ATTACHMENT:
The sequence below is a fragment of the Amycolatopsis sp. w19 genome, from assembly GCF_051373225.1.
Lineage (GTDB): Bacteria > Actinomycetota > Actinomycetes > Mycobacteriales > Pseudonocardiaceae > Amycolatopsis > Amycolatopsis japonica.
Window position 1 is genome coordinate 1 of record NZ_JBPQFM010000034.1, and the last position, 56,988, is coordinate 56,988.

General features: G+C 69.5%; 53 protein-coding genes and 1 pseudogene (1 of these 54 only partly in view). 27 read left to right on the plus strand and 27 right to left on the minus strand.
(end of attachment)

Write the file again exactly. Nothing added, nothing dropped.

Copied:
The sequence below is a fragment of the Amycolatopsis sp. w19 genome, from assembly GCF_051373225.1.
Lineage (GTDB): Bacteria > Actinomycetota > Actinomycetes > Mycobacteriales > Pseudonocardiaceae > Amycolatopsis > Amycolatopsis japonica.
Window position 1 is genome coordinate 1 of record NZ_JBPQFM010000034.1, and the last position, 56,988, is coordinate 56,988.

General features: G+C 69.5%; 53 protein-coding genes and 1 pseudogene (1 of these 54 only partly in view). 27 read left to right on the plus strand and 27 right to left on the minus strand.